"Ahh, it's The Man Who Plans to Eat a Car! Enter," Dalí said, twisting his wispy, gelled mustache into tiny knots. He was referring to the title of the collage book Gordon had made for Dalí: a pictorial story about a German auto-enthusiast who planned to eat a car. It was still prominently displayed on Dalí's coffee table, its pages now browned from touch. "It is a masterpiece," Dalí said.
My father let Dalí in on the secret about the plane tickets.
"Go to Bali," Dalí said decisively. "There's magic there."
Dalí tore out some drawings and handed them to Gordon. "For you."
Gordon put the sketches in his pale green attaché case, wedged between the blank tickets.
Next stop: Kabul.
Afghanistan, at the time, was facing a wave of freedom—a golden era of modernity and democratic reform—women attended universities (often in miniskirts) and worked for Parliament. Tourists flocked to Kabul, curious about the "mystic east" and lured by the beauty of the city's ancient sculptures, its surrounding snowcapped mountains, and sprawling gardens.
Gordon and Una followed the Silk Road and visited the Bamiyan Buddhas. They frequented Sigi's on Chicken Street to exchange ideas with fellow travelers. They bathed in the Kabul River. They slept in a large room on thick carpets, along with 20 or 30 other tourists. They made love in secret. Hedonistic hippies, freaks, heads, and other tourists came to Afghanistan for spiritual quests and adventure, or else to escape the humdrum of convention. Painted VW vans purred down the streets. Kabul was a destination on the infamous overland hippie trail, deemed the "Paris of Asia." Most people with stolen plane tickets ended up there. This fact made Una nervous.
"We should leave," Una urged, "We'll get caught."
"Relax," Gordon said, "We won't."
Gordon was having fun. He'd lost track of time. He grew a beard and walked around barefoot until the soles of his feet grew tough, like elephant hide. He took mescaline and wrote poetry under the pen name Dubjinsky Barefoot. He haggled at the market and bought a knife inlaid with mother-of-pearl. He wrote postcards that he never sent—no money for stamps. He picked fights with Una about nothing in particular. Three weeks had ticked along. It was time to board the plane again. Just as they were heading for the airport, the ground shook. A damaging earthquake. The northern region was in ruins. Air travel was suspended.
They flew to India. In their hotel in New Delhi, the phone rang. It was the airline agency. "Madame, you better come into the office. There's a problem with your ticket."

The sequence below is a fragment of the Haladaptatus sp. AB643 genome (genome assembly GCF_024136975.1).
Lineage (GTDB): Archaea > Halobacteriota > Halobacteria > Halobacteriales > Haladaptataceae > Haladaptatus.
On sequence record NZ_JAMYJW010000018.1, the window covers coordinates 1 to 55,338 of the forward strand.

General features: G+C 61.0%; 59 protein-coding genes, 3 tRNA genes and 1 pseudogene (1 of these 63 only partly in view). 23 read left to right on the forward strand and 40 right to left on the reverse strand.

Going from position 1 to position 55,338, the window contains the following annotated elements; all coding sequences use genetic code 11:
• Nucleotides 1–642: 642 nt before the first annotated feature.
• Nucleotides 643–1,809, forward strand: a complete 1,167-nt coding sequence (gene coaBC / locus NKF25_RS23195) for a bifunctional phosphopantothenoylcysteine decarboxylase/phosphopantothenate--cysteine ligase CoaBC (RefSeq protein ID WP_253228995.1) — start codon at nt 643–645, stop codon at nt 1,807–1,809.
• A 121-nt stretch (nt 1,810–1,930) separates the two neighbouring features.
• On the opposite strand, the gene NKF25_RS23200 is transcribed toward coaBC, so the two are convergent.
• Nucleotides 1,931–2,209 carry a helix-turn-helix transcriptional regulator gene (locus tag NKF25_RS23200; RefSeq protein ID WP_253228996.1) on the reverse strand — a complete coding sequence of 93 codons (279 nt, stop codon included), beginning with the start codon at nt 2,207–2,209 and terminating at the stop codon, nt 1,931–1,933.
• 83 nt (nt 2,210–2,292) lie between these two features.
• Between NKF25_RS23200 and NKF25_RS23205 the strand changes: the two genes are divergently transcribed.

Una's voice shook. "I want to leave New Delhi now." Her throat felt tight.
"Yes, madame, but you must first come into the office." The agent's tone intensified and became threatening.
"They're on to us," Una told Gordon.
They shredded the first ticket book and headed to the airport. With frantic fingers, Gordon handed Una the unused tickets. She approached the ticketing counter. Behind the desk where the agent stood was a poster that read:
DO NOT ACCEPT ANY STOLEN PLANE TICKETS WRITTEN OUT AT QANTAS IN SAN FRANCISCO ON 10 MAY 1971.
That was exactly what was written on their tickets. Una willed herself to appear calmer, more regal.
"I'm sorry, Madame," the agent said, "I cannot issue you this ticket. You'll have to go to our office in New Delhi."
"Please, sir," Una begged, "There's a flight to Bali in one hour. I have some dignitaries I must meet."
The man's face softened. He placed the tickets on the counter.
Una and my father got through security. At customs, someone tapped Una on the shoulder. Her heart fell to her knees. "Madame, you forgot your hand luggage," a stranger said.
On the flight, as they were celebrating the close encounter over wine, the captain announced: "Ladies and gentlemen. Please prepare for landing. We are making an unscheduled stop in Mumbai."
"The plane is landing so they can arrest us," my father said, certain.
They rehearsed what they'd say to the officers. Escape routes mapped in their mind. Each magnified the other's anxiety. They snapped their eyes shut as they landed.
It was just a stop for fuel.
According to my father's journals, they happened to land in Bali, Indonesia, on Kuningan, a day marked by ancestral spirits descending from the heavens.